Posted in zany, offbeat, somewhat silly humor

Rise Of The Teenage Mutant Ninja Trash Pandas

Before we get into this I want to apologize to my loyal followers (all ten of you) for not having posted anything since June.  So here goes:

“I hereby apologize for not having posted anything since June.” Happy now?

People have been studying animals for a long time, trying to find examples of how new species can arise from existing species, and even attempting to make new species through selective breeding.  For example, there has been a program going on in Russia for decades trying to breed silver foxes that exhibit the same friendliness toward humans as do dogs and maybe other species such as Komodo dragons, and hippopotamuses.

Here’s an unretouched photo of a genetically-engineered friendly silver fox.  We can tell it’s friendly because of the drooping ears, curly tail, and unusual coloration.  Also because the man is not holding his nose.  (Wild foxes have a “musky” smell.) But mostly we know this one is friendly because it’s not trying to snack on the man.

person holding silver fox
Friendly silver fox exhibiting a marked absence of biting, scratching, clawing and wiggling

In years gone by there have been other examples of this sort of change in animal behaviour, with cows starting to exhibit a love of water, polar bears starting to hunt Beluga Whale calves, and Grizzlies thinking seriously about mating with Polar Bears.

grizzly bear tussling with polar bear
Grizzly-Polar Bear foreplay
aquatic cows
Cows training for 2020 Olympic  200-metre paddle







We’re also familiar with the concept of teenagers potentially mutating into creatures with huge eyes, long fingers and no mouth, due to texting 23 hours per day instead of interacting like normal human beings.  (My wife, for one, is convinced this is already happening.)  And don’t forget good old Secretariat The Horse, who won the Triple Crown back in 1970.  Secretariat ate the breakfast, lunch and dinner of all the other horses in the Belmont Stakes, when he won  by a freakish 25 lengths.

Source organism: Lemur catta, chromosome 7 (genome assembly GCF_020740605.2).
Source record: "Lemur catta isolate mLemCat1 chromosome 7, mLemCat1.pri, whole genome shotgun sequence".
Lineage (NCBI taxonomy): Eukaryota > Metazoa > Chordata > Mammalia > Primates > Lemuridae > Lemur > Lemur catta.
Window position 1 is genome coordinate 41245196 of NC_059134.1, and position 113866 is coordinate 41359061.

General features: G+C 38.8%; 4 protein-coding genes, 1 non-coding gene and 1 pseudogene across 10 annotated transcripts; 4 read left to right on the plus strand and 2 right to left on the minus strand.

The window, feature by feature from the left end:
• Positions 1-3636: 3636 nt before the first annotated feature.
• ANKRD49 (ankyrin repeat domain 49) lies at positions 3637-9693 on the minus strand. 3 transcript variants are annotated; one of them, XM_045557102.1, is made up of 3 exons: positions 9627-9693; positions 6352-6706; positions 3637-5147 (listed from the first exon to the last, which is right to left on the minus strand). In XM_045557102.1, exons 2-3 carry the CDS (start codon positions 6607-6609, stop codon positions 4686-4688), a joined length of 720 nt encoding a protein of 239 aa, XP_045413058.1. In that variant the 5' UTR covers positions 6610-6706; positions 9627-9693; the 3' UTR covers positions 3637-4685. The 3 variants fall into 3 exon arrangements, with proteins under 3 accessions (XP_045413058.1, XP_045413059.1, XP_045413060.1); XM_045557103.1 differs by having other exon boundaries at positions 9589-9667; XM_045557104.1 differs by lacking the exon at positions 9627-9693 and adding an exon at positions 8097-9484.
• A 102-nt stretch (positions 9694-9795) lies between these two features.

So clearly, animals aren’t standing still.  They’re probably busy watching all the Mission Impossible movies (starring Tom Cruise as Ethan Hunt) and they’re learning mad skills.  Even the humble raccoon (Procyon lotor) is in on the game.

In mid-June of this year, the Dow Index fell about 20% for two days because half of the world’s population (well maybe not half) was occupied watching a raccoon free-solo the 20-storey UBS building (whatever that is) after being startled away from minding it’s own business and eating some pigeon eggs near a dumpster in downtown St. Paul, Minnesota. (Yes, there ARE 20-storey buildings in Minnesota, in case you were sceptical.  And Scotch Tape® was also invented in Minnesota, FYI.  I think it should have been called Swedish Tape® though.)


raccoon scaling 20-storey building
Tom Cruise’s raccoon love child “Ethan” scaling a featureless wall

It took “Ethan” two days to finish the climb which included an overnight bivouac on a window ledge somewhere along the way.  In case you’ve never tried it, it’s no picnic bivouacking on a one-foot-wide ledge with no supper and no sleeping bag.  Mind you, clinging to the side of a building for hours on end using only your finger- and toenails is no picnic either.